Reversed and remanded for a new trial.
1. Congress has recently provided that vessels no longer owe a duty of seaworthiness to longshoremen, and are liable solely for their negligence. Longshoremen's and Harbor Workers Compensation Act Amendments of 1972, 86 Stat. 1263, amending 33 U.S.C. § 905 (1970). The amendment is prospective only, Addison v. Bulk Food Carriers, Inc., 489 F.2d 1041 (1st Cir. 1974), and does not apply to this case.
2. See also O'Keefe v. Smith, Hinchman & Grylls Associates, Inc., 380 U.S. 359, 13 L. Ed. 2d 895, 85 S. Ct. 1012 (1965). Cf. Continental Ins. Co. v. Byrne, 471 F.2d 257, 260 (7th Cir.), cert. denied 406 U.S. 918, 32 L. Ed. 2d 117, 92 S. Ct. 1767 (1972).
3. It may, at first glance, seem harsh to hold the vessel owner for the fault of a shore-based operator. But the owner may often be entitled to indemnity, and may, of course, protect himself by private agreement and by insurance. For purposes of this suit, fault as between tort feasors is secondary to enforcement of the maritime worker's right to a seaworthy vessel and appurtenances. "The fact that the unseaworthy condition [is] the fault of [the longshoreman's] employer, and not the defendant, [is] immaterial." Bostrom v. Astro Crecido CIA, 477 F.2d 718, 720 (1st Cir. 1973). See Alaska S.S. Co. v. Petterson, 347 U.S. 396, 98 L. Ed. 798, 74 S. Ct. 601 (1954) (per curiam), aff'g., 205 F.2d 478.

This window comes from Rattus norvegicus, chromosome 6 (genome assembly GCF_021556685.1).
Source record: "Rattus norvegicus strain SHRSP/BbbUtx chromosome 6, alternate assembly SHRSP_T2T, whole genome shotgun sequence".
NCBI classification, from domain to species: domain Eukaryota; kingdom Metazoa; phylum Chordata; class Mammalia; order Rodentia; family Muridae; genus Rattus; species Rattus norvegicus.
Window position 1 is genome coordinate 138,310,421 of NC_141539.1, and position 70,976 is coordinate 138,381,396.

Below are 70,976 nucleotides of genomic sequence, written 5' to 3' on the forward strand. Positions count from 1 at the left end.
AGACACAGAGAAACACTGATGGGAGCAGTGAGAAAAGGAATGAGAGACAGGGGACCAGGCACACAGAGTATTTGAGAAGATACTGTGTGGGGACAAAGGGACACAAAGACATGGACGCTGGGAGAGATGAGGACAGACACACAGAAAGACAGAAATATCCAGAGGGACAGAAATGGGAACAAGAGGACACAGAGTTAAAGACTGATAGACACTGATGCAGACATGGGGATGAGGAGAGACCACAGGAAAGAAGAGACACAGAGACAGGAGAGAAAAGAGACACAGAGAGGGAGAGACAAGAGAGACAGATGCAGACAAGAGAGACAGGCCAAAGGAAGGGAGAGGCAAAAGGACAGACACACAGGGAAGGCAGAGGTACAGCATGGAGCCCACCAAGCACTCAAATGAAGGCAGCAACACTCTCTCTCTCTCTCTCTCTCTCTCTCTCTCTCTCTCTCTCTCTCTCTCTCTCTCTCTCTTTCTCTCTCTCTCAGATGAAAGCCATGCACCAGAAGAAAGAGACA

4. In so stating, we refer to cases preceding the 1973 Amendments to the Longshoremen's and Harbor Workers Compensation Act, supra n. 1. We have no need to consider, and do not consider, what duties and liabilities may exist under the 1972 Amendments.